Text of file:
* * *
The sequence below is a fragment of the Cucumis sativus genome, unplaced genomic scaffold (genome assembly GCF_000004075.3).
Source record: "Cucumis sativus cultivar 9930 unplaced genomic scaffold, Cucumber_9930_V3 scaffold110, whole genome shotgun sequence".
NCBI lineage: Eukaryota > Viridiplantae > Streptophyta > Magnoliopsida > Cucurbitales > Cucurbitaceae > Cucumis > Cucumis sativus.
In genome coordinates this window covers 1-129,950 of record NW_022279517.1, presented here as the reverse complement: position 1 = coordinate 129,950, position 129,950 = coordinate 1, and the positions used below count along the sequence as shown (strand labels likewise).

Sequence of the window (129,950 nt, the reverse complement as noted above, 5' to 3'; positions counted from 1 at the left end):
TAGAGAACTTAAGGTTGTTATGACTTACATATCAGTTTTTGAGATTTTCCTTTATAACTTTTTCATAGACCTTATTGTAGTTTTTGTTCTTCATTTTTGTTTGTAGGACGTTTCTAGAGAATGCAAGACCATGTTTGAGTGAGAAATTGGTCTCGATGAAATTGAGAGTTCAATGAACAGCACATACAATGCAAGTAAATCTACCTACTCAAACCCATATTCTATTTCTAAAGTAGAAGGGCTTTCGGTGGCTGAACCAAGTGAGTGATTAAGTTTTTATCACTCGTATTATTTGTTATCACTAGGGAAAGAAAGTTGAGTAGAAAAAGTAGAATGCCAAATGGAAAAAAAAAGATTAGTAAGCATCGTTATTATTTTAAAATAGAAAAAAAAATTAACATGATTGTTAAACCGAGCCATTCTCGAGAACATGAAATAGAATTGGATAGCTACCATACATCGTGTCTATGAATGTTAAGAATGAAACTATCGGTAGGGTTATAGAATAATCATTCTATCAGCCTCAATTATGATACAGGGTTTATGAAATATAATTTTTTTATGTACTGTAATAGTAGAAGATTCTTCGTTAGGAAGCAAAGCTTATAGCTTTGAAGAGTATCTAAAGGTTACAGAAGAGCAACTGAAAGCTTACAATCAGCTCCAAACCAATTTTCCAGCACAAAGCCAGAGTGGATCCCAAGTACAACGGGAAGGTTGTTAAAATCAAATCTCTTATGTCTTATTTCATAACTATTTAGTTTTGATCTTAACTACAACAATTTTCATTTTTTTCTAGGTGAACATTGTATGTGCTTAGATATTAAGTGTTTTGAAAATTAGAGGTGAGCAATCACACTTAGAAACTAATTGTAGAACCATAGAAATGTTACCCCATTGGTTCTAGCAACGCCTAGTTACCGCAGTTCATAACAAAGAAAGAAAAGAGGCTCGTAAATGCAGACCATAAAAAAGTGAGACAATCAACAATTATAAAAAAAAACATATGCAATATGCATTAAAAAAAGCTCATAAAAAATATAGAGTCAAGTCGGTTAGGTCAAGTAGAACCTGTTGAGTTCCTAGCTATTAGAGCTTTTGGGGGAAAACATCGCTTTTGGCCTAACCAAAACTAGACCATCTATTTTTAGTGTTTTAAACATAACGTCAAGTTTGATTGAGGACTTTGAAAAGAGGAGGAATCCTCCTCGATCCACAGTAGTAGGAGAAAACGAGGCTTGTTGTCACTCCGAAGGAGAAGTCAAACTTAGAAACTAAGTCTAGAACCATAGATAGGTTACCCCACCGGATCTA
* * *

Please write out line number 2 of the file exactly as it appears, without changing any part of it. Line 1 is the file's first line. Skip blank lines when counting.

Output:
Source record: "Cucumis sativus cultivar 9930 unplaced genomic scaffold, Cucumber_9930_V3 scaffold110, whole genome shotgun sequence".